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Now, some of those teams chants are surely more enthusiastic than others, just like how so many people feel day over day about their family. But for the Nuggets, these aren’t just words. Family not only runs across the top of Denver basketball literally, but is one of the core tenets of the organization holistically. In the abstract, it sounds hokey, and maybe over the top. It’s a multi-billion dollar business, and tough decisions sometimes have to be made. There also have certainly been guys who have come and gone who have decidedly NOT felt a part of the family here, even during these idyllic days (koff, Bones Hyland). On the whole, the description is so apt, it’s clear this team has clearly internalized the concept, is living it, and that is a part of what makes them so utterly rare.

On Wednesday night, when the Nuggets were distancing themselves from the Minnesota Timberwolves in the fourth quarter, two of the vaunted five starters stayed seated on the bench, with second year stars Peyton Watson and Christian Braun playing so impressively as to warrant staying in the game. What made that even more impressive was the two players they were supplanting for that moment, Aaron Gordon and Kentavious Caldwell-Pope. AG and KCP are the most-valued pieces in the defensive chain the Nuggets run their crunchtime D upon, and yet there they sat…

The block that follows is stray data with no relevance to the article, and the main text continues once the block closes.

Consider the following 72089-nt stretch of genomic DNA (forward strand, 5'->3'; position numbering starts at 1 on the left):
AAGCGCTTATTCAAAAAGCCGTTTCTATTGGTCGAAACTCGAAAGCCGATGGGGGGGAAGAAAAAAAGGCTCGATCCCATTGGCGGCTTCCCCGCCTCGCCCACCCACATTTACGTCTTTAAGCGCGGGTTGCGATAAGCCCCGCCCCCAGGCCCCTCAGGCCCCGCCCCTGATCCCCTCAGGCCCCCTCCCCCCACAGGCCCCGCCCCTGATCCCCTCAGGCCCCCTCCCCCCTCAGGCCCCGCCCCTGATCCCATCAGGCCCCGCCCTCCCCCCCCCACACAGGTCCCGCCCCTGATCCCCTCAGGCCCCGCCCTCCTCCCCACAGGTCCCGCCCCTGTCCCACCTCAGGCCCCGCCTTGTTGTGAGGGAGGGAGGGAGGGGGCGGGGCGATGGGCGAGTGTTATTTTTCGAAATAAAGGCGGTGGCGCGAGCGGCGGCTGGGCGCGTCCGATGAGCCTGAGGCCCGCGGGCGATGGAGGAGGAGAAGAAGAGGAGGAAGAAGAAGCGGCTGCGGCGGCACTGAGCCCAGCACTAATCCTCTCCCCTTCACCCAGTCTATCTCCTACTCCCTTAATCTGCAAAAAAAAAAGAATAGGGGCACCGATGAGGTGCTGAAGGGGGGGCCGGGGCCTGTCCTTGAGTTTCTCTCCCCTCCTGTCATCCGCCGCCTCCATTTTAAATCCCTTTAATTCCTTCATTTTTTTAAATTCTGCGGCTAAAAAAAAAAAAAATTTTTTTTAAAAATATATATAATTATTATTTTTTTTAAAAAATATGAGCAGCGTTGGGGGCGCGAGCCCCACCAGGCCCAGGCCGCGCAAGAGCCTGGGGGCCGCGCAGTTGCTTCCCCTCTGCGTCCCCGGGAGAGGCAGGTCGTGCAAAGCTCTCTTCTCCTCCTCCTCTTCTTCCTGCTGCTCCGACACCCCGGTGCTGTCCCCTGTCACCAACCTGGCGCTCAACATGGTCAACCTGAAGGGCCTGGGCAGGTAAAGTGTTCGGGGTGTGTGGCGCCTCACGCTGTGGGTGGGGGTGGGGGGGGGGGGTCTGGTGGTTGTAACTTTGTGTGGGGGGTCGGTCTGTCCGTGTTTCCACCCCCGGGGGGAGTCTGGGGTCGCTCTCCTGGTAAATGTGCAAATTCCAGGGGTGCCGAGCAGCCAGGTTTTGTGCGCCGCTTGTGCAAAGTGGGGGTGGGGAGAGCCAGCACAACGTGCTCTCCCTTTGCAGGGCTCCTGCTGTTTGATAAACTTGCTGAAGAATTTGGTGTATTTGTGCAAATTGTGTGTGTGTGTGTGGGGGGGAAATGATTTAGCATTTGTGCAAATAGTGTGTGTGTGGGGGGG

Well, maybe “sat” isn’t the right word…

There they celebrated. There they joined the rest of their team in the barbaric yawp that was P-Wat and CB feeling themselves.

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You know who would not celebrate those plays as Gordon and Caldwell-Pope did? Selfish guys. Guys who are thinking about how they look or worrying about whether a DNP in the fourth quarter might reflect on their standing. Guys who aren’t a part of the family. A guy who’s shooting for First Team Defense like KCP could sure feel a certain sort of a way about the two kids playing out the string and also grabbing the defensive player of the game chains. Instead, Kenny was as thrilled as the rest.